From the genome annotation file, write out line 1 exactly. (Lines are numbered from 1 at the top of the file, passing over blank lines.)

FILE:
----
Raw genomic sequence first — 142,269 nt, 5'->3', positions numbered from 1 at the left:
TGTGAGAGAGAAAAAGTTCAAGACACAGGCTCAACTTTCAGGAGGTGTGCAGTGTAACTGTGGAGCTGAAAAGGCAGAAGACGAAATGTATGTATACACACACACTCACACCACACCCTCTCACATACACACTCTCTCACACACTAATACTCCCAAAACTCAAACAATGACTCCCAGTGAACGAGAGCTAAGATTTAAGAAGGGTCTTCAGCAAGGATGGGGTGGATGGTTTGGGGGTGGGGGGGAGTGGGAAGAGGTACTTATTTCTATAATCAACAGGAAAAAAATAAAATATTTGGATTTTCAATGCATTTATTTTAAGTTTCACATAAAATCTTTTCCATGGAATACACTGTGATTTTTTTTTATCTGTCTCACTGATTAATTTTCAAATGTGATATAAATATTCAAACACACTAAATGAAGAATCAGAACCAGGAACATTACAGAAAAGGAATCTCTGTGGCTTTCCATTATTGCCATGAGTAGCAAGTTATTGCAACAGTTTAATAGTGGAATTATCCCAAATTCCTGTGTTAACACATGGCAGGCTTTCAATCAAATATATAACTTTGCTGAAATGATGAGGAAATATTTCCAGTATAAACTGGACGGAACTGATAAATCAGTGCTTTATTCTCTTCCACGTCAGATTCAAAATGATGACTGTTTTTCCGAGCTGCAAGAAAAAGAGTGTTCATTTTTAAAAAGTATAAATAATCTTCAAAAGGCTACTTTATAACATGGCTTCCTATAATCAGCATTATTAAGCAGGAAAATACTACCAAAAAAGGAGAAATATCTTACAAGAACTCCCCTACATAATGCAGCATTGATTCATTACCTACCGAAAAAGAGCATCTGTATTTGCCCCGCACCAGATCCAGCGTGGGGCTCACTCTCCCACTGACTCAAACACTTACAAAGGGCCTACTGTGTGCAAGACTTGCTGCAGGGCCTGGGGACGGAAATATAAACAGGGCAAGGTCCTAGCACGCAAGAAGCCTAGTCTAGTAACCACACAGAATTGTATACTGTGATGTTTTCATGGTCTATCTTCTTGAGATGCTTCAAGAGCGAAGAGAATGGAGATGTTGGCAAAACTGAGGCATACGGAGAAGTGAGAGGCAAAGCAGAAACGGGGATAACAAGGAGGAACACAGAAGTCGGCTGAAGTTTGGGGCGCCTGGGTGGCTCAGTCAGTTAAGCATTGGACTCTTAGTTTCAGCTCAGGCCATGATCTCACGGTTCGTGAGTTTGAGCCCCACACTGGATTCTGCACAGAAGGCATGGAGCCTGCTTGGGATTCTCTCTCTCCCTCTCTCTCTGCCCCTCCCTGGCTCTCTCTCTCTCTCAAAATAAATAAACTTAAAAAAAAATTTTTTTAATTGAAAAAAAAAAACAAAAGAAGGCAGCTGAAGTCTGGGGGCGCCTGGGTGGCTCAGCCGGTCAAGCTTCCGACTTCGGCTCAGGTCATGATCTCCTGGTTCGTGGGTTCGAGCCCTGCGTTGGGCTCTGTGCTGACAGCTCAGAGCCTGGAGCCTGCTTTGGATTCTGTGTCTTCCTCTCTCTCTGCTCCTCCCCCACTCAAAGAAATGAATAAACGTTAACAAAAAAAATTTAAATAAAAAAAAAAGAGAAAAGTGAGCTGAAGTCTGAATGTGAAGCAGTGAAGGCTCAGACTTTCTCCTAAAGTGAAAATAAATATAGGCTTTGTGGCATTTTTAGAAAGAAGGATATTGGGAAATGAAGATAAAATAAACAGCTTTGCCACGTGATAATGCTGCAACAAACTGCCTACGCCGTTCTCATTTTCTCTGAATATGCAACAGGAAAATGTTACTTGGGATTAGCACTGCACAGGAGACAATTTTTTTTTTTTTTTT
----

Raw genomic sequence first — 142,269 nt, 5'->3', positions numbered from 1 at the left: